The Supreme Court’s “Some Harm” Definition Leaves SomeTHING to be Desired in Discrimination Cases Involving Workplace Transfers

Miller & Martin PLLC Alerts | April 19, 2024

Author: Stacie Caraway

One of the decisions avid Supreme Court watchers have been waiting for was Muldrow v. City of St. Louis, Missouri.

"Why?" you ask. This case posed the question whether a workplace transfer has to “significantly disadvantage” an employee in order to give rise to a discrimination claim under Title VII?

The facts of the case are that the plaintiff/employee, Ms. Muldrow, worked as a plainclothes police officer in the Intelligence Division of the City of St. Louis Police Department from 2008 to 2017. In 2017, the new Intelligence Division commander requested that Ms. Muldrow be transferred and replaced in her (then current) position with a male officer. The Police Department approved the transfer (against Ms. Muldrow’s wishes) and reassigned her to a uniformed position in another division of the Department.

The reason this case made it to the U.S. Supreme Court is that while Ms. Muldrow’s job title, rank, and pay remained the same, her responsibilities, perks, and schedule changed. For example, she went from working with high-priority intelligence matters to supervising neighborhood patrol officers. She also lost use of an unmarked take-home vehicle and was scheduled to work weekend shifts.

The federal trial court in which Ms. Muldrow originally filed her Title VII sex discrimination claim dismissed her lawsuit, and the Eighth Circuit Court of Appeals upheld the dismissal on the grounds that she had failed to establish that the transfer caused her a “materially significant disadvantage.” Both courts agreed that her transfer “did not result in a diminution to her title, salary, or benefits” and had caused “only minor changes in [her] working conditions.”

A unanimous U.S. Supreme Court disagreed with this “materially significant disadvantage” test, however.

The new test the Court recognized was a “some harm” test – a plaintiff/employee must show that “a transfer brought about ‘some harm’ with respect to an identifiable term or condition of employment, but that harm need not be significant.”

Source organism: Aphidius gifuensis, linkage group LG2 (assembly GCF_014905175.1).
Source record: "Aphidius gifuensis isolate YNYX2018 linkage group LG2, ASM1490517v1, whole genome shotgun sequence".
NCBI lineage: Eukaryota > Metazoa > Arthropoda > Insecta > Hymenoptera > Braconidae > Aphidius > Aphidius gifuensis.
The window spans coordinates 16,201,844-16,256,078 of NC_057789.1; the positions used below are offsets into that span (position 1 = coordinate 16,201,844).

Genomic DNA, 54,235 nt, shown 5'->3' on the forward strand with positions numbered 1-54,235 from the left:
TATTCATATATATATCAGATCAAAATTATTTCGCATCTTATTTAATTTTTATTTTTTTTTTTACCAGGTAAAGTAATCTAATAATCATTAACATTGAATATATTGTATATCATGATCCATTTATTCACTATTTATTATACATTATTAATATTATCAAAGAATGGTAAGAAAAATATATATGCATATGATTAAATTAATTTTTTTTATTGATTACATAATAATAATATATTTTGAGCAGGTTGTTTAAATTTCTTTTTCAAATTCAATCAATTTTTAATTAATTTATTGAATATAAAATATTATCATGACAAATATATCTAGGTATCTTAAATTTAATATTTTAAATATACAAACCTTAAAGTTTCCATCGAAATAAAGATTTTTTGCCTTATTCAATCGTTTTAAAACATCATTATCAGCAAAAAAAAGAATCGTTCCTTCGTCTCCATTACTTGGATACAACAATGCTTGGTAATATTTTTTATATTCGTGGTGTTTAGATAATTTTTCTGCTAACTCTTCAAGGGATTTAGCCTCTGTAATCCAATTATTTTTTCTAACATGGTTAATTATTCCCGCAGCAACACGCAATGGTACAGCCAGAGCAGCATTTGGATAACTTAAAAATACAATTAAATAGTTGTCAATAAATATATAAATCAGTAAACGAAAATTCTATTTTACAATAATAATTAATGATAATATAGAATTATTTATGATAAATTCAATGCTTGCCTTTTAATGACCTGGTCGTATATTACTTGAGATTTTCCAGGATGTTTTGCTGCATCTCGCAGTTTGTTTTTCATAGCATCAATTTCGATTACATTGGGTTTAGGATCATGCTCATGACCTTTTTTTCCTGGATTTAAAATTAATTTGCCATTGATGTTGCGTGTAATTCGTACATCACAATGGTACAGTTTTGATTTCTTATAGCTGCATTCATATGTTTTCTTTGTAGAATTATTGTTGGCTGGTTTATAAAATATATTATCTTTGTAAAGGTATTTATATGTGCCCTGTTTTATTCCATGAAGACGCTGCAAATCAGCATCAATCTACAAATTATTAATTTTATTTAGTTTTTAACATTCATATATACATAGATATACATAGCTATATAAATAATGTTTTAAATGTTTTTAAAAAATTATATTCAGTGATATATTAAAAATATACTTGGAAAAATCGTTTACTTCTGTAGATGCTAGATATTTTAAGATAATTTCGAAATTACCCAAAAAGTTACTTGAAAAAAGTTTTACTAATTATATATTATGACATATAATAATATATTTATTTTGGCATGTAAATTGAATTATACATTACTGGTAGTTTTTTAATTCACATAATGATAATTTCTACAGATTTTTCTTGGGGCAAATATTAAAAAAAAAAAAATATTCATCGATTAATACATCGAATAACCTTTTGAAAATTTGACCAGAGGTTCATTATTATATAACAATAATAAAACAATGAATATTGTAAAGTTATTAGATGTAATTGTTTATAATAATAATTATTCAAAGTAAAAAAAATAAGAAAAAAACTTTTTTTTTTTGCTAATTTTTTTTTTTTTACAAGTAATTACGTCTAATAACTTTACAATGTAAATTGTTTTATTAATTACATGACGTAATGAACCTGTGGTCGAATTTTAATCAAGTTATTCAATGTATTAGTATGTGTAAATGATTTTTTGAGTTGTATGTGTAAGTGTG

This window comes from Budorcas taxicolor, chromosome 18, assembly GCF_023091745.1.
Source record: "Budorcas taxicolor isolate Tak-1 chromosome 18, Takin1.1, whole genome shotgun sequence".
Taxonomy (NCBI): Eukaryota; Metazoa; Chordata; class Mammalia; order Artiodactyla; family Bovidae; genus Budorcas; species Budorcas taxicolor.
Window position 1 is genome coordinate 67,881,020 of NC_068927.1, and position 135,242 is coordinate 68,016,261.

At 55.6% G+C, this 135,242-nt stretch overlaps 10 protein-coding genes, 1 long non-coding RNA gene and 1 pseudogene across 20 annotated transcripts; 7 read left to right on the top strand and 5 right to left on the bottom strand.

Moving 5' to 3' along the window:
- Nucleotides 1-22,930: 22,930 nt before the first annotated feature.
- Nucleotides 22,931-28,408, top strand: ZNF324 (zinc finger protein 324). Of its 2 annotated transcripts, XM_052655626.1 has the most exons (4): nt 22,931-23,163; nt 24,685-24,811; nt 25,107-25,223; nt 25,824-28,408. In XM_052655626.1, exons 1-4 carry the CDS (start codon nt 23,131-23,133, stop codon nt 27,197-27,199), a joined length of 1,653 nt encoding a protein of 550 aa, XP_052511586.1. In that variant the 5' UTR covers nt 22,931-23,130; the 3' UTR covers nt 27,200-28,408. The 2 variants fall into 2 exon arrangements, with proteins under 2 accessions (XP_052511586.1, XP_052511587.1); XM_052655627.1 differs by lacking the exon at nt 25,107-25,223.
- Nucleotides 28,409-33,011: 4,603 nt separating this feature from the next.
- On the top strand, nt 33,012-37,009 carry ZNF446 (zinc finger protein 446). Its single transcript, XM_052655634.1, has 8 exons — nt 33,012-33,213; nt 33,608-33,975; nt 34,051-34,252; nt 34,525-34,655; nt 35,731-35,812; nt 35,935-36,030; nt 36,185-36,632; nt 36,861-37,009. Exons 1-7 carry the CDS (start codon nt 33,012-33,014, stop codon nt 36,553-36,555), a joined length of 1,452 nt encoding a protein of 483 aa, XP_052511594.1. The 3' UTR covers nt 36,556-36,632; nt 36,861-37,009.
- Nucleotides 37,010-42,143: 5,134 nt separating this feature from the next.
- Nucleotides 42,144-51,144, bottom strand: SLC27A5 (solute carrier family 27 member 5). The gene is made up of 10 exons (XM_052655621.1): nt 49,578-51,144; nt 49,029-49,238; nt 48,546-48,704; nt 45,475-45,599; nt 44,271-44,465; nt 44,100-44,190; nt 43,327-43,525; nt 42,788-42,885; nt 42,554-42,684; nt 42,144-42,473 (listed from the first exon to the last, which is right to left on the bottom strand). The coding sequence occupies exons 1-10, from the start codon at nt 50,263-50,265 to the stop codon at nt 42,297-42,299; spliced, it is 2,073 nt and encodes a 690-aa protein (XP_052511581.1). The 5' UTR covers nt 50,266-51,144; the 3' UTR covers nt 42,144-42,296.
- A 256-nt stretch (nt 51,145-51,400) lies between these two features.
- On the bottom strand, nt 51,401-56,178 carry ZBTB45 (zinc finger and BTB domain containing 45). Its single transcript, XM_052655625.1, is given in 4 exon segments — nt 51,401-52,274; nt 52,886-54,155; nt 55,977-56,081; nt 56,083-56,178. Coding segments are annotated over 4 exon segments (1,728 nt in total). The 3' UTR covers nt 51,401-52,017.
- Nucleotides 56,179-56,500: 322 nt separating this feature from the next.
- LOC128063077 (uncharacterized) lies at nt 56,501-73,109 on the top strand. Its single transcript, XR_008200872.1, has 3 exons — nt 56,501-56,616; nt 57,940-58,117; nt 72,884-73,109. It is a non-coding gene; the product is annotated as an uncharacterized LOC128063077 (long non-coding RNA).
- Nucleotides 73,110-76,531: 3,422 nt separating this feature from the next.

The issue with this new test is that employers – along with all lower courts – have been left to guess (and in the meantime wait possibly several more years while plaintiffs’/employee attorneys make various expensive arguments) regarding what “some harm” means. 

Even the Supreme Court justices were not in agreement on this. While they issued a unanimous opinion that “some harm” means “less than materially significant,” several of the justices in turn admitted they do not know what “some harm” means. In their concurring opinions, Justice Alito said he had “no idea.” Justice Thomas said he thinks it means “more than trifling harm.” Justice Kavanaugh said the Court’s intention was to set a “low bar” in that he anticipated “anyone who has been transferred because of race, color, religion, sex, or national origin should easily be able to show some additional harm—whether in money, time, satisfaction, schedule, convenience, commuting costs or time, prestige, status, career prospects, interest level, perks, professional relationships, networking opportunities, effects on family obligations, or the like.”

This sounds similar to the obscenity ruling from the 1960s, in which the high court said they would “know it when they see it.”

So, the practical takeaway from this opinion – to the extent there is one – is to be aware that if (as in the underlying “Ms. Muldrow” scenario presented to the Supreme Court) you have an employee who can point to another employee who is not in a protected class who was not transferred in a similar situation or who replaced them, you most likely will have the makings of a Title VII EEOC charge then lawsuit on your hands.  As, at least for now, it is going to be – to use Justice Kavanaugh's term – “easy” for the transferred employee to be able to show “some harm” resulted to him/her personally as a result of the transfer – even if, like Ms. Muldrow, his/her pay, job title, etc. was not impacted.

To close with our police-related theme today – “Be careful out there!”  (“Hill Street Blues” people – it helps to be a child of the 1980s in reading these alerts!)

As always, if you have questions regarding this new decision or employment decisions involving those in protected classes in general, please contact Stacie Caraway or any other member of our Labor & Employment Practice Group.